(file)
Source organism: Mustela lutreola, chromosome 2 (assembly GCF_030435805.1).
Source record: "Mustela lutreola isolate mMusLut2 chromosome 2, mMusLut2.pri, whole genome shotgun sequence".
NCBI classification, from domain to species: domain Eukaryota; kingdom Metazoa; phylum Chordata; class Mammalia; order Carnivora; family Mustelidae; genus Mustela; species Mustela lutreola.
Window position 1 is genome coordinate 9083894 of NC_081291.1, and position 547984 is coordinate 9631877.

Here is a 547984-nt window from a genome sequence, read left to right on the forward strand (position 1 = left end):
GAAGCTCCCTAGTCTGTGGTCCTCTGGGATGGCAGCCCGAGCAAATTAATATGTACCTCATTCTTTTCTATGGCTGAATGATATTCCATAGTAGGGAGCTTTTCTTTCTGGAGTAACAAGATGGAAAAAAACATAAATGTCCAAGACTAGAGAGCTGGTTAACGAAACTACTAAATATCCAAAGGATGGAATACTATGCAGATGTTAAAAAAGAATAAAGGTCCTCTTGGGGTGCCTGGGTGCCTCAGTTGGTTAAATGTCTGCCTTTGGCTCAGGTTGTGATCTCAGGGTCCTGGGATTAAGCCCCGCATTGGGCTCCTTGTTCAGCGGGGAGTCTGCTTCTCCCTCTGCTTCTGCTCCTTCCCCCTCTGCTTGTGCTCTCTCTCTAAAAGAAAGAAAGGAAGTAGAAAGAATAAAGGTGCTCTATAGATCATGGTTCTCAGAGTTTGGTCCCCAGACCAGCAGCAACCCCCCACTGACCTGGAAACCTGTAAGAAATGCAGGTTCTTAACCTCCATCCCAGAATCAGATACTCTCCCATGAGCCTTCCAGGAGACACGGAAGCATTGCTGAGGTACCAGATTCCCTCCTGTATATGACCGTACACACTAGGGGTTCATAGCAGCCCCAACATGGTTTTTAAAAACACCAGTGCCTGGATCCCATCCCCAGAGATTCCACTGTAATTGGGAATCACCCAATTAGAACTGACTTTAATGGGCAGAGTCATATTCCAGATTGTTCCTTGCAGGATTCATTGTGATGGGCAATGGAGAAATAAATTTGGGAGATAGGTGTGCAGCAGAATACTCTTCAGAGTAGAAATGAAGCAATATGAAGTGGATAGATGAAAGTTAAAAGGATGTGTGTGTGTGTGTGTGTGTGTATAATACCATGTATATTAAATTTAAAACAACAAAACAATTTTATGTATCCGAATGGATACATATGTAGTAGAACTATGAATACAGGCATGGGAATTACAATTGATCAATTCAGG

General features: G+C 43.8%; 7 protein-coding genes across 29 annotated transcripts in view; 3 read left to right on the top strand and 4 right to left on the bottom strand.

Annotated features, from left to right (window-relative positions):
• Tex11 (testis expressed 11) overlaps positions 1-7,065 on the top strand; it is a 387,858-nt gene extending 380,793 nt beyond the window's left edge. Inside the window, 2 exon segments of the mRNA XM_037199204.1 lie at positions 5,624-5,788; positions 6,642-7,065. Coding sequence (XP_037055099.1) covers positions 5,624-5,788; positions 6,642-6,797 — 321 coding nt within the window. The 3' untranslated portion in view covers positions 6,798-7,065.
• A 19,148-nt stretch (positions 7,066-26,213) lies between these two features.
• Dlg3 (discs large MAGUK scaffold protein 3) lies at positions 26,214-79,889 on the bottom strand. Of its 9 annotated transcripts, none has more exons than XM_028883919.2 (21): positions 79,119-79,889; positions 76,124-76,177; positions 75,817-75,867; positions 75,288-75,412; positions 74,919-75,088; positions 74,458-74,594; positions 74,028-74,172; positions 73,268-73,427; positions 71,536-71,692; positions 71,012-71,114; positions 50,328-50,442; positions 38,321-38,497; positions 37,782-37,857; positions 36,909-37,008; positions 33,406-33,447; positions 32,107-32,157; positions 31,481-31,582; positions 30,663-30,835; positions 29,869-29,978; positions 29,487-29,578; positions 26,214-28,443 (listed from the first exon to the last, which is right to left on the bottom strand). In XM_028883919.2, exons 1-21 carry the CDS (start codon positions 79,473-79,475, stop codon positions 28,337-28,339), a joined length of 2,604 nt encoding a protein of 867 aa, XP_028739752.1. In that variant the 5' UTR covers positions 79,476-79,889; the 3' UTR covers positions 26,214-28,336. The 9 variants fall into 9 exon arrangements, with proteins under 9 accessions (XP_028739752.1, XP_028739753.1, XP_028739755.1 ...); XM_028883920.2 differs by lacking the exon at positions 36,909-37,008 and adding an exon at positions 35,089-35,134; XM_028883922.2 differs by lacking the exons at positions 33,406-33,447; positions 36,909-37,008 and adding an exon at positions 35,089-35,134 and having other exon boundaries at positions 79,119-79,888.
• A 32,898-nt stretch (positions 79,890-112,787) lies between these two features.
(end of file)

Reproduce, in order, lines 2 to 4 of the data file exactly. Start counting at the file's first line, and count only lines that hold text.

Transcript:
Source record: "Mustela lutreola isolate mMusLut2 chromosome 2, mMusLut2.pri, whole genome shotgun sequence".
NCBI classification, from domain to species: domain Eukaryota; kingdom Metazoa; phylum Chordata; class Mammalia; order Carnivora; family Mustelidae; genus Mustela; species Mustela lutreola.
Window position 1 is genome coordinate 9083894 of NC_081291.1, and position 547984 is coordinate 9631877.